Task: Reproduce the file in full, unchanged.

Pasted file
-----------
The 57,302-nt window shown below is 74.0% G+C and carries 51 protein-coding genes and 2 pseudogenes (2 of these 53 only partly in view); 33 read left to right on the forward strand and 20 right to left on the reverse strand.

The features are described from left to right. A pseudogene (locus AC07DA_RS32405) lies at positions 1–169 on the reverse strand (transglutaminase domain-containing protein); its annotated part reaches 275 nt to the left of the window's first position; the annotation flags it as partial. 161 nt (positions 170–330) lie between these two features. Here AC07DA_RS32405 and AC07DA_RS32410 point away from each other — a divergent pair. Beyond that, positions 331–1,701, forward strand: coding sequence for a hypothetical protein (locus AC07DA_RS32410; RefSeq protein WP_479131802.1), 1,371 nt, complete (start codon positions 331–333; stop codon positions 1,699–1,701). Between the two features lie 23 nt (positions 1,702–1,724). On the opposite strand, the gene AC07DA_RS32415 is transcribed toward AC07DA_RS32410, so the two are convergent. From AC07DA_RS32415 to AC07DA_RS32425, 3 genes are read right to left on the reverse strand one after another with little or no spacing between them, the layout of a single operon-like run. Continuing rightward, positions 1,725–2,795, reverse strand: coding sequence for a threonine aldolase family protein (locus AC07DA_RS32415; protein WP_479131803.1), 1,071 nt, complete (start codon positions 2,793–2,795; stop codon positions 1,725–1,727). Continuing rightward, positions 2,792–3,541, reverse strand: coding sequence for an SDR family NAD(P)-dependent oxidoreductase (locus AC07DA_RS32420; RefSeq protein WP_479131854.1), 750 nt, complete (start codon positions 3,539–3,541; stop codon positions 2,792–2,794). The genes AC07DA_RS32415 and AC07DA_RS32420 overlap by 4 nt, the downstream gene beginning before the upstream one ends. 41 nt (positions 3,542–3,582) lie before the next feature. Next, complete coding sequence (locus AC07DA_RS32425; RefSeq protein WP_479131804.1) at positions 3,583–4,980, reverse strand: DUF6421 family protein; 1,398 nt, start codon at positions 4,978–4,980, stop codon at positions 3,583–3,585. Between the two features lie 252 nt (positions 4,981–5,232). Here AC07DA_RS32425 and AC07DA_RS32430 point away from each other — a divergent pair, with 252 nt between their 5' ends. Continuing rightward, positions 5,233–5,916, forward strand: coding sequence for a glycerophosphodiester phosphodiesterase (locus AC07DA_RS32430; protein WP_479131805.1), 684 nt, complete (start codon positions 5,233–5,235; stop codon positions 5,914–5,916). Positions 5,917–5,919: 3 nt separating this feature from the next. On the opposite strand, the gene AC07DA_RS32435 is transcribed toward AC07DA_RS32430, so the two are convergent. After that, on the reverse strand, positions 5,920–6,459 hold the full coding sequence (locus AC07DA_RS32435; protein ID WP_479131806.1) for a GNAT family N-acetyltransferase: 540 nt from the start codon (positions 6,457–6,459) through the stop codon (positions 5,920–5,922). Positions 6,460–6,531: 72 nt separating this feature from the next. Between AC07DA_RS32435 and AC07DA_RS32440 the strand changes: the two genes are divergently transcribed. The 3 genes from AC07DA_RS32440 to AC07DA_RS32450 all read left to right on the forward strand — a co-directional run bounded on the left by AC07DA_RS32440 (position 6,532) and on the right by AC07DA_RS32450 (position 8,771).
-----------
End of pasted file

The 57,302-nt window shown below is 74.0% G+C and carries 51 protein-coding genes and 2 pseudogenes (2 of these 53 only partly in view); 33 read left to right on the forward strand and 20 right to left on the reverse strand.

The features are described from left to right. A pseudogene (locus AC07DA_RS32405) lies at positions 1–169 on the reverse strand (transglutaminase domain-containing protein); its annotated part reaches 275 nt to the left of the window's first position; the annotation flags it as partial. 161 nt (positions 170–330) lie between these two features. Here AC07DA_RS32405 and AC07DA_RS32410 point away from each other — a divergent pair. Beyond that, positions 331–1,701, forward strand: coding sequence for a hypothetical protein (locus AC07DA_RS32410; RefSeq protein WP_479131802.1), 1,371 nt, complete (start codon positions 331–333; stop codon positions 1,699–1,701). Between the two features lie 23 nt (positions 1,702–1,724). On the opposite strand, the gene AC07DA_RS32415 is transcribed toward AC07DA_RS32410, so the two are convergent. From AC07DA_RS32415 to AC07DA_RS32425, 3 genes are read right to left on the reverse strand one after another with little or no spacing between them, the layout of a single operon-like run. Continuing rightward, positions 1,725–2,795, reverse strand: coding sequence for a threonine aldolase family protein (locus AC07DA_RS32415; protein WP_479131803.1), 1,071 nt, complete (start codon positions 2,793–2,795; stop codon positions 1,725–1,727). Continuing rightward, positions 2,792–3,541, reverse strand: coding sequence for an SDR family NAD(P)-dependent oxidoreductase (locus AC07DA_RS32420; RefSeq protein WP_479131854.1), 750 nt, complete (start codon positions 3,539–3,541; stop codon positions 2,792–2,794). The genes AC07DA_RS32415 and AC07DA_RS32420 overlap by 4 nt, the downstream gene beginning before the upstream one ends. 41 nt (positions 3,542–3,582) lie before the next feature. Next, complete coding sequence (locus AC07DA_RS32425; RefSeq protein WP_479131804.1) at positions 3,583–4,980, reverse strand: DUF6421 family protein; 1,398 nt, start codon at positions 4,978–4,980, stop codon at positions 3,583–3,585. Between the two features lie 252 nt (positions 4,981–5,232). Here AC07DA_RS32425 and AC07DA_RS32430 point away from each other — a divergent pair, with 252 nt between their 5' ends. Continuing rightward, positions 5,233–5,916, forward strand: coding sequence for a glycerophosphodiester phosphodiesterase (locus AC07DA_RS32430; protein WP_479131805.1), 684 nt, complete (start codon positions 5,233–5,235; stop codon positions 5,914–5,916). Positions 5,917–5,919: 3 nt separating this feature from the next. On the opposite strand, the gene AC07DA_RS32435 is transcribed toward AC07DA_RS32430, so the two are convergent. After that, on the reverse strand, positions 5,920–6,459 hold the full coding sequence (locus AC07DA_RS32435; protein ID WP_479131806.1) for a GNAT family N-acetyltransferase: 540 nt from the start codon (positions 6,457–6,459) through the stop codon (positions 5,920–5,922). Positions 6,460–6,531: 72 nt separating this feature from the next. Between AC07DA_RS32435 and AC07DA_RS32440 the strand changes: the two genes are divergently transcribed. The 3 genes from AC07DA_RS32440 to AC07DA_RS32450 all read left to right on the forward strand — a co-directional run bounded on the left by AC07DA_RS32440 (position 6,532) and on the right by AC07DA_RS32450 (position 8,771).